Stern discussed Panken’s love of electronics and the opera, and his ability to as an electrical engineer to understand gadgets and fix things. He called Panken “The rarest of breeds – a rabbi who could fix stuff.” He mentioned his love of travel, “to experience and to know more”…. and how he proudly showed Stern his hand steamer to prepare his suits for his many trips. Stern said it was “fun to disagree with him because he was smart, stubborn and practical.” According to Stern, Panken “had a great sense of play and wicked sense of humor.”

Stern discussed Panken’s special relationship with Jack Stern, David’s father, also a former rabbi at WRT. About Panken, Stern said, “My father adored Aaron. Aaron was the favorite Stern child. When the young couple (Aaron and Lisa) showed up they were greeted with a warm embrace and a punch list… the printer, the television, the air conditioner. He had a huge heart and the patience to make it all work. …For all of his achievements – he never stopped being a rabbi to us when my mother was dying and when my father was there alone. He made Jack Stern laugh or made him proud. He could put things together like printer cables and broken hearts. He was a mensch beyond measure.”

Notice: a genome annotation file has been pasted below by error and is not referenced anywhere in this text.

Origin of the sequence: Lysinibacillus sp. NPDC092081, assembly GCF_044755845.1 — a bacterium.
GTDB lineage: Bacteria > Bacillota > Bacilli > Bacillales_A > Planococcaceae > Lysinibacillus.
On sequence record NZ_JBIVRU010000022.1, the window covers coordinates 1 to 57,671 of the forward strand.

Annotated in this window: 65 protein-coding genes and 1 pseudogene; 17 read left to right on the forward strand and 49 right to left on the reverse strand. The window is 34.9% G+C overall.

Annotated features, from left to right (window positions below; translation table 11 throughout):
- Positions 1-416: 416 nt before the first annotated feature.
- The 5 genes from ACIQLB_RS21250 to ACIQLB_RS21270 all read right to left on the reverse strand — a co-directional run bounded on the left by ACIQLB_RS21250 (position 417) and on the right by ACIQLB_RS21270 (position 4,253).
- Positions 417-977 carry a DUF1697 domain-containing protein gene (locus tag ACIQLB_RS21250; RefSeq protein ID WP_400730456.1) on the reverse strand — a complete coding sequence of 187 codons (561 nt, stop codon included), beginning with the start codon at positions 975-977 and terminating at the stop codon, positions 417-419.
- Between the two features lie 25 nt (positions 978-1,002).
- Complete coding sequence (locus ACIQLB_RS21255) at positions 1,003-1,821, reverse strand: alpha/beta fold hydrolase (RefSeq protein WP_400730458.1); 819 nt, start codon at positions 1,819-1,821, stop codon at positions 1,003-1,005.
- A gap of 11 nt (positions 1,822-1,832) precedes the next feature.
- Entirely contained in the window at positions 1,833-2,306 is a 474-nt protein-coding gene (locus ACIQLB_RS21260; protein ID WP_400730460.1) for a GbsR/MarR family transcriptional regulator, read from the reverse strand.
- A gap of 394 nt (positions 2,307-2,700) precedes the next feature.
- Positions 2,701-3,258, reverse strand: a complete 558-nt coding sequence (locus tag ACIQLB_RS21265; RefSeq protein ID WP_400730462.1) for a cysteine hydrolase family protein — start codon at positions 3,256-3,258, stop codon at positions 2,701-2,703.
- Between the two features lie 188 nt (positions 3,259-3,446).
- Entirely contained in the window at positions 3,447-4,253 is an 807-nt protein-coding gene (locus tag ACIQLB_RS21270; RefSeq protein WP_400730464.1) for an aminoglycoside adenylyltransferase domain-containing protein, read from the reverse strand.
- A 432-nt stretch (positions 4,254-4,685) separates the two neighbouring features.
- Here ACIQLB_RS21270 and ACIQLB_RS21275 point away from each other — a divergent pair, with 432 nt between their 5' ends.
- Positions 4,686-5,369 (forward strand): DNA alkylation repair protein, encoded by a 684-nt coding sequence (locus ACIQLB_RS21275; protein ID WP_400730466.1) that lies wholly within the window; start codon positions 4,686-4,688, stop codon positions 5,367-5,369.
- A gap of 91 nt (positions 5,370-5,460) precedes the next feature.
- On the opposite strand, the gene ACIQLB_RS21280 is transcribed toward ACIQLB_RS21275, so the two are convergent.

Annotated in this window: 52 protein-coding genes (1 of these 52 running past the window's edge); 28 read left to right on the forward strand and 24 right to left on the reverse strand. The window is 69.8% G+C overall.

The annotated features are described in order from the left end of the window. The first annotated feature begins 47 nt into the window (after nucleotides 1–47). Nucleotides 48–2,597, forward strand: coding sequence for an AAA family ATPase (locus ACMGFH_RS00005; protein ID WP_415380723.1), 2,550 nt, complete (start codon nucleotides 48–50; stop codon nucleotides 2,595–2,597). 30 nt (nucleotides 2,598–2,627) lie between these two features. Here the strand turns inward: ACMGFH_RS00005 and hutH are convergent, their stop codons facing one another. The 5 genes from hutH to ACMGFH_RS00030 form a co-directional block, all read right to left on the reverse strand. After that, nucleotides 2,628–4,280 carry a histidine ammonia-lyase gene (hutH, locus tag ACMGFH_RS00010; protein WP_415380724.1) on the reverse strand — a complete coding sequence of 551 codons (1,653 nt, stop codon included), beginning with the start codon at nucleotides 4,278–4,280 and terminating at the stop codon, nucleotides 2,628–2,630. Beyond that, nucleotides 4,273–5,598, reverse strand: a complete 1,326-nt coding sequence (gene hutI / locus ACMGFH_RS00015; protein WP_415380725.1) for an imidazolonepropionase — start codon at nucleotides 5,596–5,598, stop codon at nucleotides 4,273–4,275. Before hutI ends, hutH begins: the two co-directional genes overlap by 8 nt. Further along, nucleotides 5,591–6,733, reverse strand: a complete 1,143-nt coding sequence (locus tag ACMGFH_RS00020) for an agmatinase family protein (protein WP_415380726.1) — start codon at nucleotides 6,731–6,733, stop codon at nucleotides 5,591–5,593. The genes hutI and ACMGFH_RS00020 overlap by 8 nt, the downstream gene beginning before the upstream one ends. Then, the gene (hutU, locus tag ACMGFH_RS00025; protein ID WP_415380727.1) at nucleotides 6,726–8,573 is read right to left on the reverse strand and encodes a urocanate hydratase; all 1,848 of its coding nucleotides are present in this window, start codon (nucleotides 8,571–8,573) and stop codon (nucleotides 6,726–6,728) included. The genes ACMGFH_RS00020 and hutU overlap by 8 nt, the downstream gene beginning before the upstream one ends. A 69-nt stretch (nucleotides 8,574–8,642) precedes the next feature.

Stern continue, “He loved sailing and he loved flying. He had a thing for the water and the wind. I believe he was most at home in the sky and in the water. He has fallen from a Sabbath sky and our hearts are broken. If a bunch of broken hearts together can make things whole, we can try.”

He vowed, “Let Aaron’s example guide our way. These are dark days. He taught us how to sail by a night sky. Good night sweet prince, flights of angels sing you to your rest.”

Rabbi Rick Jacobs said he originally met Panken in the 1980’s when Panken interviewed to be his intern. He said he was originally puzzled by Aaron, thinking, “Who is this guy? A degree in electrical engineering from Johns Hopkins – if I needed someone to fix the AV at the synagogue, he was the one. He also played guitar. Either he was a complete misfit or an extraordinary gem of a human being.”

Jacobs said, “Rabbi Panken recruited, taught and mentored a new generation of Jewish leaders. He modeled how to lead a Jewish life. Greatness and goodness flowed forth from this remarkable man.”

He said that Aaron had come to Judaism at an early age, asking his parents to send him to religious school. He met his wife Lisa Messinger at Camp Eisner in Great Barrington. About Aaron he said, “You could have dropped Aaron into any room in our movement. He possessed all of God’s leadership gifts.” He called Aaron’s love of Israel, “full throated and constant,” and said he advocated for a more inclusive and pluralistic Israel.”

He called for everyone to “Be disciples of Aaron. How do Aaron’s disciples conduct themselves? They spend their days loving and pursuing peace. Today this sanctuary is filled with the many disciples of Rabbi Aaron Panken who aspire to bring us to the deep water…Pursue peace and love all of God’s children.”

Jacobs also noted that Panken was unique, “In the Talmud there are some sages that are irreplaceable. Aaron Panken can never ever be replaced.”